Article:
Bleak outlook for Thai economy

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BKKThe political tensions in Thailand are taking their toll on the economy. While tourism arrivals dropped 15 per cent from November 2013, Bank of Thailand Governor Prasarn Trairatvorakul acknowledged on December 12 that if a new government is not formed in 2014, economic expansion could be affected “to a certain degree”, as the government remains a key driver of the economy through spending and public investment.

Economists are convinced that the situation will have an impact on the economy in 2014, but are split over the extent of the impact.

Moody’s Investors Service said the dissolution of the House of Representatives and the snap election were negative for Thailand‘s credit rating. Thailand will continue to face anti-government demonstrations because protesters do not accept a democratic system based on majority rule by its opponents, Moody’s said.

Kasikorn Research Centre also said the political situation and particularly exports would largely dictate the growth rate of next year’s gross domestic product and gave a range of 0.5-4.5 per cent.

UBS forecasts consumer-spending growth from 2014-15 to fall below its 10-year average.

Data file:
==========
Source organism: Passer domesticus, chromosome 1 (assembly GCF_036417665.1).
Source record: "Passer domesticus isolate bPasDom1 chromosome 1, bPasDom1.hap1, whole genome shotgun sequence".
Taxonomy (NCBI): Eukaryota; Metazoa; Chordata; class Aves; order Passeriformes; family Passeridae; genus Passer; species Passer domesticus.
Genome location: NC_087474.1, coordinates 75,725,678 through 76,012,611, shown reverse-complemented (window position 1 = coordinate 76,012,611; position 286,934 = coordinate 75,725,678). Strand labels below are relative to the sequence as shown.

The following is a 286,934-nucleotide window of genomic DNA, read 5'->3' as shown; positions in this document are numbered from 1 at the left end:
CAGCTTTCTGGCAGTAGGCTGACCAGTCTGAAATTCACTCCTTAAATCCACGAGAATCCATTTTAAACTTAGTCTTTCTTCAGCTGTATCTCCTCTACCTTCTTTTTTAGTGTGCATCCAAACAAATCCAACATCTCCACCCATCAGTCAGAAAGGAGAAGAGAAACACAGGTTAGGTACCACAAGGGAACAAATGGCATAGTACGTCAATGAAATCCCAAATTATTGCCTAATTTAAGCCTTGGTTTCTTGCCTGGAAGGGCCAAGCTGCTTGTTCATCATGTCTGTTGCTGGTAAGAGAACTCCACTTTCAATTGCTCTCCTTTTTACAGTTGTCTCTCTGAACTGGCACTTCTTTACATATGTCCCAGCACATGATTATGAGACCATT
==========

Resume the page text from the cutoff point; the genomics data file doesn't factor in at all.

However, Bangkok Bank believes the economy is still capable of growing by 4-5 per cent next year.

As Moody’s pointed out, the key credit-negative feature for the sovereign rating is that prolonged protests will weigh on an already fragile growth outlook for 2014. The heightened political tensions have marred investor confidence, as reflected in the accelerated decline in Thailand’s official foreign-exchange position since late October.

KResearch warned that although the economic recoveries in the US, the European Union, China and Japan would boost exports next year, if the domestic political strife is prolonged and becomes violent, the economy would take a big blow from all the negative consequences that might come along with it.

For the most optimistic outlook, if there is a government that is acceptable to all sides, either via election or appointment, and the regime can regain investors’ confidence while realising the need to stimulate the economy, GDP growth might reach 3 per cent in the first half of 2014 and might accelerate to 6 per cent by the second half, KResearch said

In the second case, if the new government does not stimulate the economy or if the effect of the stimulus is sluggish, GDP would grow by 3.7 per cent in 2014.

In the third scenario, if there is no new government by the first half but the export sector is doing well as expected, GDP growth would be 2.5 per cent in 2014.

In the fourth and worst case, if there is no new government by the first half and the performance of the export sector is poor, GDP growth would be only 0.5 per cent in 2014.

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Reading Time: 2 minutes